In case these stories went by unnoticed…
Gored and tossed
A bison in Yellowstone Park gored a 25-year-old woman, tossing her 10 feet. She suffered a puncture wound and other injuries, according to a park service news release. As the bison walked near a boardwalk just north of Old Faithful, the woman on the boardwalk approached the animal, who evidently felt threatened. Bison have injured more people in Yellowstone than any other animal. The huge animals can stand 6 feet tall, weigh more than a ton, can run three times faster than humans and are unpredictable, according to the release. Park regulations require visitors to remain more than 25 yards away from large animals such as bison, elk, bighorn sheep, deer, moose and coyotes and at least 100 yards away from bears and wolves.
No return on investment
Parents in India are suing their son because he and his wife have not produced a grandchild. The parents paid for pilot training in the United States, bought him an Audi, and financed his Indian wedding and a Thailand honeymoon. They expected a grandchild in return. After six years and still no grandkid, they said give us a grandchild within a year or pay $650,000 in damages on the grounds of “mental harassment.”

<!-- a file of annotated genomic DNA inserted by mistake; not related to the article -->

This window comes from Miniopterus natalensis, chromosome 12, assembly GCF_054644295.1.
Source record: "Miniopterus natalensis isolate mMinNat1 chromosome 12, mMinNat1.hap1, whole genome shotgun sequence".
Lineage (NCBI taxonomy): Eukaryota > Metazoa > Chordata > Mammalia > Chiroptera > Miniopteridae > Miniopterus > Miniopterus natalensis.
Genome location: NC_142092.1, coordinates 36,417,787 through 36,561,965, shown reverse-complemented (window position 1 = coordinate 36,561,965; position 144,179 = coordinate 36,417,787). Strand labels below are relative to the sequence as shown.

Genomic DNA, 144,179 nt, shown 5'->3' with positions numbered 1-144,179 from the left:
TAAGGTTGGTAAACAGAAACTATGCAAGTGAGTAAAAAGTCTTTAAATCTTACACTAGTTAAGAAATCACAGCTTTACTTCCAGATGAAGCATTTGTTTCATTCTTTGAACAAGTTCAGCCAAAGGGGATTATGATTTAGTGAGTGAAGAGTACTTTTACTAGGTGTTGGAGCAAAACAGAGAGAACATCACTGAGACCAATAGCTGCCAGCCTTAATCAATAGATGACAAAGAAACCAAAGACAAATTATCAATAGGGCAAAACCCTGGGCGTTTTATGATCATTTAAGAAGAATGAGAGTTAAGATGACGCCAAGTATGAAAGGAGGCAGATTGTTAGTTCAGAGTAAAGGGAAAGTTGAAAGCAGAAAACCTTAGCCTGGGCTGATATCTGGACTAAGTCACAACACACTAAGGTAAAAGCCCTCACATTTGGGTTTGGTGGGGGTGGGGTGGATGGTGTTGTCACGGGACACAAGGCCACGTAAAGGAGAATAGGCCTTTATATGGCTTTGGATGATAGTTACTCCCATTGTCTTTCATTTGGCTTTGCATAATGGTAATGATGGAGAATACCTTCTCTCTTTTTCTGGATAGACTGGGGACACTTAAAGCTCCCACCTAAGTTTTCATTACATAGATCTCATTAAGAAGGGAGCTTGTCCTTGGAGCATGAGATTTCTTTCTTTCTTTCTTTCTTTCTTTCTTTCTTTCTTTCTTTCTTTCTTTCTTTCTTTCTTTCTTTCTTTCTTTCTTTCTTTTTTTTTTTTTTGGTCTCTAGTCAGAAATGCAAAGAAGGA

The face that launched a brand
The original Gerber baby, Ann Turner Cook, a Tampa resident, passed away at age 95. She was 5 months old when a charcoal sketch of her was submitted to a nationwide contest as part of a marketing campaign. Her likeness became the company trademark in 1935 and her identity remained a secret until 1975. Cook became a teacher in Florida and a mystery writer.
The new James Webb Space Telescope will focus in on a planet that is entirely covered in lava. Classified as a super-earth exoplanet, “55 Cancri e” has an atmosphere similar to Earth’s, but thicker. However, it’s so close to its star—1/25th the distance Mercury is from our sun—that one face consistently faces the sun resulting in permanent day and night sides. It’s estimated that the “cool” side temps of the planet ranges from 2,400-2,600 degrees Fahrenheit while the hot side is about 4,200 degrees. One other thought: As a potentially carbon-rich planet with such a high temperature and pressure, its interior could contain a large amount of diamond.
World’s largest organism
A new study of sea grass off the tip of Australia was discovered to be the world’s largest living organism. The study revealed the grass, called Poseidon’s ribbon weed, is the same individual plant that’s been cloning itself for about 4,500 years. Other large living organisms include Utah’s Pando, a colony of 40,000 aspen trees connected by their root system covering an area larger than 80 football fields. By contrast, Australia’s seagrass covers 77 square miles, an area larger than Baton Rouge. The sea grass, which is not seaweed, provides a food source for dugongs, cousins of the Florida manatee.